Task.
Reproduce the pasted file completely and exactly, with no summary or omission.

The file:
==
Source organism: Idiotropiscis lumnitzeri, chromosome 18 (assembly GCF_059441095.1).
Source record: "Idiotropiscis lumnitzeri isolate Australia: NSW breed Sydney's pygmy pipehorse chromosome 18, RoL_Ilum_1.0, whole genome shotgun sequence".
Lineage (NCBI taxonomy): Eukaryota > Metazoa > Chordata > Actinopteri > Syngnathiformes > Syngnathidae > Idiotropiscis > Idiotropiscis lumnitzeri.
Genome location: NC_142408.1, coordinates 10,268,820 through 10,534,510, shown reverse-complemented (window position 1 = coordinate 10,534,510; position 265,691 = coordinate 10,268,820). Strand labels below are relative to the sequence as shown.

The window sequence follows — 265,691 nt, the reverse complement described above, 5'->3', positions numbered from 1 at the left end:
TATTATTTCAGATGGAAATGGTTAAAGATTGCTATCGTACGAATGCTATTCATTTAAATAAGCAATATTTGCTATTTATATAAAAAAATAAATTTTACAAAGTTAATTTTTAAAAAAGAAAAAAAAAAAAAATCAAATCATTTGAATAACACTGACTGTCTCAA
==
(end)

Source organism: Idiotropiscis lumnitzeri, chromosome 18 (assembly GCF_059441095.1).
Source record: "Idiotropiscis lumnitzeri isolate Australia: NSW breed Sydney's pygmy pipehorse chromosome 18, RoL_Ilum_1.0, whole genome shotgun sequence".
Lineage (NCBI taxonomy): Eukaryota > Metazoa > Chordata > Actinopteri > Syngnathiformes > Syngnathidae > Idiotropiscis > Idiotropiscis lumnitzeri.
Genome location: NC_142408.1, coordinates 10,268,820 through 10,534,510, shown reverse-complemented (window position 1 = coordinate 10,534,510; position 265,691 = coordinate 10,268,820). Strand labels below are relative to the sequence as shown.

The window sequence follows — 265,691 nt, the reverse complement described above, 5'->3', positions numbered from 1 at the left end:
TATTATTTCAGATGGAAATGGTTAAAGATTGCTATCGTACGAATGCTATTCATTTAAATAAGCAATATTTGCTATTTATATAAAAAAATAAATTTTACAAAGTTAATTTTTAAAAAAGAAAAAAAAAAAAAATCAAATCATTTGAATAACACTGACTGTCTCAA